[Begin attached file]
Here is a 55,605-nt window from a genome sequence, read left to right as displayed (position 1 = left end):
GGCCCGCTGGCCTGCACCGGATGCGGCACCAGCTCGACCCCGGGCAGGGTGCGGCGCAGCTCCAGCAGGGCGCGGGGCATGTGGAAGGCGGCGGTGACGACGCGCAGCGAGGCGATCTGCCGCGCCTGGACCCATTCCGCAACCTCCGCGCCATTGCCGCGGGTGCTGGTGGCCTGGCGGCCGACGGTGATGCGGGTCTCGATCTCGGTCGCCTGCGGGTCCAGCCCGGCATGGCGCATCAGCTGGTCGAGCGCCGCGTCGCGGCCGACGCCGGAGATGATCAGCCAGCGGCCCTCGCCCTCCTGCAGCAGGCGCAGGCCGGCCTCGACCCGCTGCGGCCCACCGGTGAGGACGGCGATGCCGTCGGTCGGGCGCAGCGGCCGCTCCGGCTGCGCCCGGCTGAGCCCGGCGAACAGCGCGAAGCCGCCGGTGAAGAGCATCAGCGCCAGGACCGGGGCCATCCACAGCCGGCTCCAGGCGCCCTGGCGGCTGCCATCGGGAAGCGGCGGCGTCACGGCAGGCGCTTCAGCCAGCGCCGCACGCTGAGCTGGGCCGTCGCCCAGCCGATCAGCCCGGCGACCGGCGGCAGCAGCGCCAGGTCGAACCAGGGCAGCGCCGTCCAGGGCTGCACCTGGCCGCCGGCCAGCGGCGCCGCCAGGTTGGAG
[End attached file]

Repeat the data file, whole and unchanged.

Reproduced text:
Here is a 55,605-nt window from a genome sequence, read left to right as displayed (position 1 = left end):
GGCCCGCTGGCCTGCACCGGATGCGGCACCAGCTCGACCCCGGGCAGGGTGCGGCGCAGCTCCAGCAGGGCGCGGGGCATGTGGAAGGCGGCGGTGACGACGCGCAGCGAGGCGATCTGCCGCGCCTGGACCCATTCCGCAACCTCCGCGCCATTGCCGCGGGTGCTGGTGGCCTGGCGGCCGACGGTGATGCGGGTCTCGATCTCGGTCGCCTGCGGGTCCAGCCCGGCATGGCGCATCAGCTGGTCGAGCGCCGCGTCGCGGCCGACGCCGGAGATGATCAGCCAGCGGCCCTCGCCCTCCTGCAGCAGGCGCAGGCCGGCCTCGACCCGCTGCGGCCCACCGGTGAGGACGGCGATGCCGTCGGTCGGGCGCAGCGGCCGCTCCGGCTGCGCCCGGCTGAGCCCGGCGAACAGCGCGAAGCCGCCGGTGAAGAGCATCAGCGCCAGGACCGGGGCCATCCACAGCCGGCTCCAGGCGCCCTGGCGGCTGCCATCGGGAAGCGGCGGCGTCACGGCAGGCGCTTCAGCCAGCGCCGCACGCTGAGCTGGGCCGTCGCCCAGCCGATCAGCCCGGCGACCGGCGGCAGCAGCGCCAGGTCGAACCAGGGCAGCGCCGTCCAGGGCTGCACCTGGCCGCCGGCCAGCGGCGCCGCCAGGTTGGAG